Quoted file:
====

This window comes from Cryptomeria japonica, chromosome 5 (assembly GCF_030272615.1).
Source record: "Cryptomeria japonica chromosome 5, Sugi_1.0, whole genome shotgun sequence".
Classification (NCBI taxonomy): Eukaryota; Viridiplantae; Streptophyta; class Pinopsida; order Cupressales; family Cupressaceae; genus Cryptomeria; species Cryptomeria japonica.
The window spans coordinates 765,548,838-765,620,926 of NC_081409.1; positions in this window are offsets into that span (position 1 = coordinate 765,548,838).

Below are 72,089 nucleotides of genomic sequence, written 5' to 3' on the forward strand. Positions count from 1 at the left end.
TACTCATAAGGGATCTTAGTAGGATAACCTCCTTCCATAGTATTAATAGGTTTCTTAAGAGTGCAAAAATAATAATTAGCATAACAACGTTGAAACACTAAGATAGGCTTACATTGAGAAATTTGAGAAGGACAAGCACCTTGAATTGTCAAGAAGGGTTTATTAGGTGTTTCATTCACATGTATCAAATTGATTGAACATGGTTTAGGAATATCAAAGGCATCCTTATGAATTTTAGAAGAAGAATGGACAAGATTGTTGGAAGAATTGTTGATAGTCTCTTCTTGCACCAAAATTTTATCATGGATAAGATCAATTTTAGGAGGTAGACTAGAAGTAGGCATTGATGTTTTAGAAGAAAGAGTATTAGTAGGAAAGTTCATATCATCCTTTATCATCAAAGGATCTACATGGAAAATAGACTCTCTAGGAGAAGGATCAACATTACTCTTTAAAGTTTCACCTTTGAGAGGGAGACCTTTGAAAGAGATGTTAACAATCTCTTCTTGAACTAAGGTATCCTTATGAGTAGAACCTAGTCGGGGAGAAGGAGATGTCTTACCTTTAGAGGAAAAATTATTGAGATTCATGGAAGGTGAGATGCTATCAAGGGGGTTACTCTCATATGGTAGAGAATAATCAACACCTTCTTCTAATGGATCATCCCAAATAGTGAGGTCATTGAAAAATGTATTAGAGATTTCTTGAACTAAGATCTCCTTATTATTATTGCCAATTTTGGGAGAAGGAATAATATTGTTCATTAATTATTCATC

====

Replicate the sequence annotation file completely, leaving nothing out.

This window comes from Cryptomeria japonica, chromosome 5 (assembly GCF_030272615.1).
Source record: "Cryptomeria japonica chromosome 5, Sugi_1.0, whole genome shotgun sequence".
Classification (NCBI taxonomy): Eukaryota; Viridiplantae; Streptophyta; class Pinopsida; order Cupressales; family Cupressaceae; genus Cryptomeria; species Cryptomeria japonica.
The window spans coordinates 765,548,838-765,620,926 of NC_081409.1; positions in this window are offsets into that span (position 1 = coordinate 765,548,838).

Below are 72,089 nucleotides of genomic sequence, written 5' to 3' on the forward strand. Positions count from 1 at the left end.
TACTCATAAGGGATCTTAGTAGGATAACCTCCTTCCATAGTATTAATAGGTTTCTTAAGAGTGCAAAAATAATAATTAGCATAACAACGTTGAAACACTAAGATAGGCTTACATTGAGAAATTTGAGAAGGACAAGCACCTTGAATTGTCAAGAAGGGTTTATTAGGTGTTTCATTCACATGTATCAAATTGATTGAACATGGTTTAGGAATATCAAAGGCATCCTTATGAATTTTAGAAGAAGAATGGACAAGATTGTTGGAAGAATTGTTGATAGTCTCTTCTTGCACCAAAATTTTATCATGGATAAGATCAATTTTAGGAGGTAGACTAGAAGTAGGCATTGATGTTTTAGAAGAAAGAGTATTAGTAGGAAAGTTCATATCATCCTTTATCATCAAAGGATCTACATGGAAAATAGACTCTCTAGGAGAAGGATCAACATTACTCTTTAAAGTTTCACCTTTGAGAGGGAGACCTTTGAAAGAGATGTTAACAATCTCTTCTTGAACTAAGGTATCCTTATGAGTAGAACCTAGTCGGGGAGAAGGAGATGTCTTACCTTTAGAGGAAAAATTATTGAGATTCATGGAAGGTGAGATGCTATCAAGGGGGTTACTCTCATATGGTAGAGAATAATCAACACCTTCTTCTAATGGATCATCCCAAATAGTGAGGTCATTGAAAAATGTATTAGAGATTTCTTGAACTAAGATCTCCTTATTATTATTGCCAATTTTGGGAGAAGGAATAATATTGTTCATTAATTATTCATC